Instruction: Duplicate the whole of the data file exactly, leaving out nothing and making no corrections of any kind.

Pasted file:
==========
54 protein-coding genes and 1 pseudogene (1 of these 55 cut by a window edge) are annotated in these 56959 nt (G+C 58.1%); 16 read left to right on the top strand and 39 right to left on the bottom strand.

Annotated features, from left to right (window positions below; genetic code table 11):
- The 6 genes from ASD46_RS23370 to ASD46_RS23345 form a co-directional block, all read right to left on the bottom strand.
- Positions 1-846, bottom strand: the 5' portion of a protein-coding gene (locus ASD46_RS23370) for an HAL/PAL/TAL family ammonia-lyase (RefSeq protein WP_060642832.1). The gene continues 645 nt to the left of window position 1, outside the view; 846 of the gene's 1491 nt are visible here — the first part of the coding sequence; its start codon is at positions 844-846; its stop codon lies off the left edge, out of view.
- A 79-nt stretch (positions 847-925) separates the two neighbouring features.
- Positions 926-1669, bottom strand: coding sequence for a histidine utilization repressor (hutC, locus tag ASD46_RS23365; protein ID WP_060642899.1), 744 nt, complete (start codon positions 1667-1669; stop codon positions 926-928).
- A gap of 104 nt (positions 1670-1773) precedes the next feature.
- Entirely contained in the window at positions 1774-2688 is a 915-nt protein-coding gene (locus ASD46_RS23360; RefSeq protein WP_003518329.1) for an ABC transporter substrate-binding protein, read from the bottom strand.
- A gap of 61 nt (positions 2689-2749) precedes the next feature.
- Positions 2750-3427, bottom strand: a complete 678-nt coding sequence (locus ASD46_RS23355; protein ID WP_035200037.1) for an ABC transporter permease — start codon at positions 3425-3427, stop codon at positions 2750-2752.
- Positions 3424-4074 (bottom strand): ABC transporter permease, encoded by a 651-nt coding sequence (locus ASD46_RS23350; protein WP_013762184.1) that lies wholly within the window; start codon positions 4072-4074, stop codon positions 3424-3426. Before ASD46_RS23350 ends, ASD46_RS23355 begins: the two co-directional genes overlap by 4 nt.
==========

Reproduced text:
54 protein-coding genes and 1 pseudogene (1 of these 55 cut by a window edge) are annotated in these 56959 nt (G+C 58.1%); 16 read left to right on the top strand and 39 right to left on the bottom strand.

Annotated features, from left to right (window positions below; genetic code table 11):
- The 6 genes from ASD46_RS23370 to ASD46_RS23345 form a co-directional block, all read right to left on the bottom strand.
- Positions 1-846, bottom strand: the 5' portion of a protein-coding gene (locus ASD46_RS23370) for an HAL/PAL/TAL family ammonia-lyase (RefSeq protein WP_060642832.1). The gene continues 645 nt to the left of window position 1, outside the view; 846 of the gene's 1491 nt are visible here — the first part of the coding sequence; its start codon is at positions 844-846; its stop codon lies off the left edge, out of view.
- A 79-nt stretch (positions 847-925) separates the two neighbouring features.
- Positions 926-1669, bottom strand: coding sequence for a histidine utilization repressor (hutC, locus tag ASD46_RS23365; protein ID WP_060642899.1), 744 nt, complete (start codon positions 1667-1669; stop codon positions 926-928).
- A gap of 104 nt (positions 1670-1773) precedes the next feature.
- Entirely contained in the window at positions 1774-2688 is a 915-nt protein-coding gene (locus ASD46_RS23360; RefSeq protein WP_003518329.1) for an ABC transporter substrate-binding protein, read from the bottom strand.
- A gap of 61 nt (positions 2689-2749) precedes the next feature.
- Positions 2750-3427, bottom strand: a complete 678-nt coding sequence (locus ASD46_RS23355; protein ID WP_035200037.1) for an ABC transporter permease — start codon at positions 3425-3427, stop codon at positions 2750-2752.
- Positions 3424-4074 (bottom strand): ABC transporter permease, encoded by a 651-nt coding sequence (locus ASD46_RS23350; protein WP_013762184.1) that lies wholly within the window; start codon positions 4072-4074, stop codon positions 3424-3426. Before ASD46_RS23350 ends, ASD46_RS23355 begins: the two co-directional genes overlap by 4 nt.